A doctor of neurology is more commonly referred to as a neurologist. These specialized physicians diagnose and treat medical conditions that affect the function of the brain and spinal cord, their related nerves, muscles and blood vessels. Becoming a neurologist typically requires about 12 to 13 years of extensive education and training before becoming board certified.
All physicians and surgeons must complete at least three years of undergraduate studies before entering medical school. Most complete a bachelor’s degree in a science discipline to increase their chances of acceptance into medical school. The American Medical Association suggests an undergraduate degree in sciences or physics. This includes biology, chemistry or life sciences.
After successful completion of undergraduate studies, aspiring doctors of neurology must attend a medical school accredited by the Liaison Committee on Medical Education. Most accredited medical schools require that applicants pass the Medical College Admission Test to gain admission. Medical school combines four years of classroom and laboratory training. Students also have the opportunity to work under the supervision of a physician or surgeon to learn the skills necessary for the job.
After completing medical school, students enter a residency program in a neurology setting. Most residency programs are completed in a hospital. Aspiring neurologists specializing in neurology and child neurology complete a four-year residency. Subspecialties of neurology, such as brain injury medicine or clinical neurophysiology, require five years of residency training. Training and residency programs must be accredited by the Accreditation Council for Graduate Medical Education or the American Board of Psychiatry and Neurology.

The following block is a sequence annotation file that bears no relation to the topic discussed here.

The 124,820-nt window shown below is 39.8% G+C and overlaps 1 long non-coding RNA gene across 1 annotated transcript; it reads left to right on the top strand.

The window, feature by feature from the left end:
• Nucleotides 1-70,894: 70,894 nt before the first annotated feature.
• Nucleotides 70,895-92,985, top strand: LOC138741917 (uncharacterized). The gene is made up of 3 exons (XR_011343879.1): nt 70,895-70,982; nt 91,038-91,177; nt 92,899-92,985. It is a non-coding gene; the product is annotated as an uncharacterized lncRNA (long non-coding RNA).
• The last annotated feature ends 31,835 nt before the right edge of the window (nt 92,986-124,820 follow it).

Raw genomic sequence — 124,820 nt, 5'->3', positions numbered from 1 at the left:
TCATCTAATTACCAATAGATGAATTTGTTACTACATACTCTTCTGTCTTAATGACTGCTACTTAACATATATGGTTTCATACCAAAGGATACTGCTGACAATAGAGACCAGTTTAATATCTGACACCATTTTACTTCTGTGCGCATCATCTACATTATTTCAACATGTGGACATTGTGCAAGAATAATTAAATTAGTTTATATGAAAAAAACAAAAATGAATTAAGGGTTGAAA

All states require doctors to obtain a license in the state they choose to practice in. Licensure requirements are administered by each state’s medical board. Along with passing a national licensure exam, some states have additional requirements to obtain a license.
The American Board of Psychiatry and Neurology certifies neurologists to practice professionally. Although some states might not require board certification, many employers require it. After completing a residency in a neurology discipline, an application and exam are required to become board certified in neurology or one of its subspecialties.
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